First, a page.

How the cookie crumbles

I look at you. You look at me. We’re dancing sort of, but I’m not much of a dancer and neither are you. There is no practical reason why you would want or need to buy cookie dough from my six-year-old daughter, just as there was no practical reason why, just a few years ago, I bought six boxes of Girl Scout cookies from your daughter. If either of us needed or wanted the cookies, we would simply get in our cars, drive to the supermarket, and purchase them. Think of a world in which we would have the things we needed only when six-year-old girls came knocking on our doors to provide them to us. I do not believe that this is a world either of us wants to live in.

Some memories just spell T-R-A-U-M-A

I am pretty sure I am going to get lashed for saying this, especially as an English teacher, but I do not really believe there is much that can be done to improve one’s ability to spell words. I haven’t done the research, but it has always seemed to me that good spellers are born, not made, that the ability to spell is as genetic as freckles or male pattern baldness.

Days like these can go on forever

I miss all those Sundays at my grandma’s house, so many Sundays, so many years. Once upon a time, it seemed we would never run out of them. It seemed as if there would always be cars lined up like dominos in the driveway, a couple of the trucks pulled up into the yard. It seemed as if the smell of frying chicken would always waft into the living room from the kitchen, drawing the men’s attention momentarily away from the Redskins-Cowboys football game and their talk of work and weather. It seemed as if the women would always be opening doors with their elbows, their arms full of casseroles or pies or three-bean salads.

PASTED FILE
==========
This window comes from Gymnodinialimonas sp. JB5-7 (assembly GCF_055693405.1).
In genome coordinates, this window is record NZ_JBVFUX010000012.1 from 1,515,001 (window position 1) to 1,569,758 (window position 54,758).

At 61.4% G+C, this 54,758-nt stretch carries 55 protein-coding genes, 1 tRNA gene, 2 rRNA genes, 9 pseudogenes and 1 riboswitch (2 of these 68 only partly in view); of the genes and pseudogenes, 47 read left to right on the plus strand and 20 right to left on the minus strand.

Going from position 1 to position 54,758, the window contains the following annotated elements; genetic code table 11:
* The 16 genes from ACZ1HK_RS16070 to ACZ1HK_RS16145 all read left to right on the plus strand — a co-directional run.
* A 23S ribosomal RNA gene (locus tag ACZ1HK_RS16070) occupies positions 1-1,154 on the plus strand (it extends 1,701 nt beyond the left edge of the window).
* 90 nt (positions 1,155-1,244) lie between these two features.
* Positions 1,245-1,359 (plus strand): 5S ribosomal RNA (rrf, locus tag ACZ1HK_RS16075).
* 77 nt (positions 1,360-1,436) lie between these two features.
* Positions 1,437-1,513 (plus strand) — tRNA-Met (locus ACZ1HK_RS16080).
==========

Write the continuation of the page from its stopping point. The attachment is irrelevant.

Drive-thru decision-making is maddening

Let me say this first. This is not really a column about restaurants. The last time I wrote a column about restaurants, I suggested that Pizza Hut bring those poor young ladies holding signs on the curb out of the blazing afternoon sun and let them work inside in air conditioning. Two days after that column appeared, we saw one of those same young ladies holding a sign that read, “Chris Cox, We Love Our Job!”

What I don’t know about parenting

The central paradox of parenting is that by the time you have it figured out, it’s over. Now that I have written that sentence, I immediately see two flaws in it, regardless of how wise it sounds. First, parenting is never over. Well into my late 30s, my father was still giving me an “allowance” and buying my meals whenever we ate out at restaurants, and my mother still fretted over my lack of sleep. You don’t stop being a parent the day your child turns 18. Second, you never figure it out. Never. You’ll figure out Rubik’s Cube before you have the first clue about parenting. You’ll learn two languages and write a novel first. Learn to play the violin. Run the Boston Marathon. Dance with the stars.

For gays, desperation too often a way of life

A few years ago, I received a letter from a reader that I have never forgotten. Upset over the suicide of a former student — who I knew had long agonized over dealing with his homosexuality due to various painful journal entries he had written on his struggles — I had written a fairly angry column denouncing homophobia and challenging the widely held belief that one’s sexual orientation is a “choice.” About a week later, a letter arrived from a gentleman in his 60s, who basically laid out the long, sad story of his own lifelong struggle with being gay.